|Before and after pictures of the same Royal Enfield Bullet.|
It was all the memories associated with it that prevented Charles Fernandes from just selling the motorcycle at any point over the years.
"How do you sell memories?" he wrote. Here is his story:
"I bought this bike new in 1971, and by 1981 I had put in about 200,000 kilometers in south India. Then came marriage and a child, and my riding days were muted.
"I had kept the bike in good condition. The month after I got the bike, I took it to Seenappa, a very trusted mechanic in Mysore, a city 90 miles from Bangalore. He took the entire bike apart and put it back. He explained that they might not do a thorough job in the factory.
"He also gave it two overcoats of paint. It was at this time I made the only change to the bike: I painted part of the tank a metallic maroon. The rest of it, I tried to keep original.
|On a trip to Nagarhole National Park south India in 1973, |
Charles' Royal Enfield is at left. He is at far right.
"But to me it was a trusted friend that had brought me home safe every time. When it was out of gas in the middle of nowhere, it accepted kerosene without a complaint. It would come home from a romp in the jungle and then have a flat (there would be a big acacia thorn in the tire).
"Close encounters with elephants, terrorists, did not matter. It always pulled through each time. I took my future wife on it on our dates, and when my son was born, I took my wife to the hospital in the middle of the night on it. Am I sentimental about this bike? Of course not!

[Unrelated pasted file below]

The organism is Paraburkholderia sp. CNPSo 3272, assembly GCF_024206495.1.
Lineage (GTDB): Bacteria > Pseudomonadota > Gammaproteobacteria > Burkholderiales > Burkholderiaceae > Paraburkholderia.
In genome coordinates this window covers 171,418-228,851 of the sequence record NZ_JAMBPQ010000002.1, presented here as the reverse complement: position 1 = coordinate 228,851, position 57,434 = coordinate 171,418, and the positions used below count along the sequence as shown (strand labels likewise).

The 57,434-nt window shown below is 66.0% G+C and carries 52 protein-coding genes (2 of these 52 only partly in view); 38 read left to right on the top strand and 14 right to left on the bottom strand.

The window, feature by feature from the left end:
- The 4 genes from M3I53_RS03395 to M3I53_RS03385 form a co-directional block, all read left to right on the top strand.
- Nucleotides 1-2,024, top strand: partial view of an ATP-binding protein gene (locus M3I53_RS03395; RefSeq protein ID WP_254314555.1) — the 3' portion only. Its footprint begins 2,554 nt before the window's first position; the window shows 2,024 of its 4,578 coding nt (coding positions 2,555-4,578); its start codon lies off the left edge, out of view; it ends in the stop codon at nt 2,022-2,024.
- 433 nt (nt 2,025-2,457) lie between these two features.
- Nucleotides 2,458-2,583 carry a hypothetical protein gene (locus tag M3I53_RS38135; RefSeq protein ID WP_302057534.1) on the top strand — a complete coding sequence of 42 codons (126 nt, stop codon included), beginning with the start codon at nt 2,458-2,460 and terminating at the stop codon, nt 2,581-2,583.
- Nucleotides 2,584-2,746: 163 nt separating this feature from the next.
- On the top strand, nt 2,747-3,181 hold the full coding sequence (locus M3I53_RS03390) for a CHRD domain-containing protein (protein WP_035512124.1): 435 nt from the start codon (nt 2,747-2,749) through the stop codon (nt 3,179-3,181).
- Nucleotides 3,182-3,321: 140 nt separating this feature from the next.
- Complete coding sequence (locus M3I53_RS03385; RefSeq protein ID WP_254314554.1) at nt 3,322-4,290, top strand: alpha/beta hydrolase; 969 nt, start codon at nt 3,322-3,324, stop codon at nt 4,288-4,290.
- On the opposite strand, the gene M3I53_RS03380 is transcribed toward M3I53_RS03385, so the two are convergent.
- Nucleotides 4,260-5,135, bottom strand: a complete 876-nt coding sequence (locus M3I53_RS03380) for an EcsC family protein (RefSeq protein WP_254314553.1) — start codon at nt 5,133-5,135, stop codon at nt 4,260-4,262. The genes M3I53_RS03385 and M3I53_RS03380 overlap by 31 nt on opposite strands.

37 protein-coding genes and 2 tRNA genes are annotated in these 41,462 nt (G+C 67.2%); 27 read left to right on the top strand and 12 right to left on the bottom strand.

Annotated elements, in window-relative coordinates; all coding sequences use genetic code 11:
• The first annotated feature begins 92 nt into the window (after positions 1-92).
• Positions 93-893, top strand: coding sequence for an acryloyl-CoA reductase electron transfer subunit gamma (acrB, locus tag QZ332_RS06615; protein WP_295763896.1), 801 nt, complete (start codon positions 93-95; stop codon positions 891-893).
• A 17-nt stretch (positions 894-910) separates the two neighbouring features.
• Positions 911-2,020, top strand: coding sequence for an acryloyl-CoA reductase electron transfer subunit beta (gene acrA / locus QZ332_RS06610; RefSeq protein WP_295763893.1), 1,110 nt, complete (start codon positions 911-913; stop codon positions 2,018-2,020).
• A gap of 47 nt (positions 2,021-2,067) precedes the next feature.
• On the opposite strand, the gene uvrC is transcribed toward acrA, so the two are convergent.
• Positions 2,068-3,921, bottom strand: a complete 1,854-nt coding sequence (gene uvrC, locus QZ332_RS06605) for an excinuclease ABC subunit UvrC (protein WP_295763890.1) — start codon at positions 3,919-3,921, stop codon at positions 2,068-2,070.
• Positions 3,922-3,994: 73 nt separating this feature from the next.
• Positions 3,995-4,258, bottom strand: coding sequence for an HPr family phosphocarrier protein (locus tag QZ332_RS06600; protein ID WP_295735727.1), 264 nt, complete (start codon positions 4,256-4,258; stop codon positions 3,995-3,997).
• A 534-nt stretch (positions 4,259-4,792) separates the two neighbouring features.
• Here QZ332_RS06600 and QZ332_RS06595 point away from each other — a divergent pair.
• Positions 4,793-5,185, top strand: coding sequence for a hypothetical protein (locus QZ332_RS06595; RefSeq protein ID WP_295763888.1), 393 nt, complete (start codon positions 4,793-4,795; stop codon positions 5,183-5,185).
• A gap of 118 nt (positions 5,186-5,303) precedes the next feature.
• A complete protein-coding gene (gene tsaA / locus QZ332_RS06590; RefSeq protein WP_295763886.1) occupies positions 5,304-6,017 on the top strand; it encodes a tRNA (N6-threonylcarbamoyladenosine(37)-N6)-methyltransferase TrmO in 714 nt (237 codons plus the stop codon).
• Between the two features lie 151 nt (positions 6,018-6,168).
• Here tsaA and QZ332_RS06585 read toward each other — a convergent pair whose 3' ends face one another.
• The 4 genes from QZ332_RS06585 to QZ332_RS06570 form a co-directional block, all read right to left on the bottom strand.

"So I politely told the prospective buyers that they just did not have enough money to buy it
"Even at that time, I had decided if this bike became too old and unusable, I would just clean it up and keep it in my living room. But we left it back in my mother-in-law’s house 'til we could come back from the U.S. Life had other plans. I went for a second master's, got a job and moved to Redlands, Calif. in 1998.
|Restoration used as many original parts as possible.|
"In 2009, my wife and I saw a Royal Enfield parked outside Trader Joe’s grocery stores in town. We had never seen an Enfield here in 18 years. My wife was more excited than I was. We would have gone to all the stores to find out whose bike it was, but on our first inquiry at Trader Joe’s, we were told that it belonged to one of the employees, Steve Reagan.
"We met him and told him about our bike in India and we talked animatedly for half an hour. A few months later, I met Steve again in the store. He said 'I lost your phone number, but was hoping you would come in. I want to sell my Enfield, and I want to sell it only to you.'
|Charles' 2002 Royal Enfield responded to his knowing touch.|
"While riding this bike, I began to think more and more of my Old Faithful (one of my friends had named it that). In 2010, there was the first ever alumni meeting of my college in Bangalore. I was not too keen at first, but my wife felt I should go. Then came the thought of 'What if I get my bike repaired when I am there?'
|Charles watches his motorcycle being disassembled for restoration.|
"I watched the bike being dismantled and the parts put in piles to be sent to chroming, nickel plating, buffing and painting. He said it would be done in a month, but took three months. My wife stayed back 'til it was done. She was not going to leave her child there alone.
|Parts put into containers for plating.|
"The bike was crated and put on a truck to Madras (the same place where some of its parts had arrived from England by ship, in the late '60s). Then on to a ship to Singapore, and picked up by another ship to Taiwan and to Long Beach, Calif. It arrived here in June of 2011.
|Removed from its crate, the Royal Enfield Bullet is home at last.|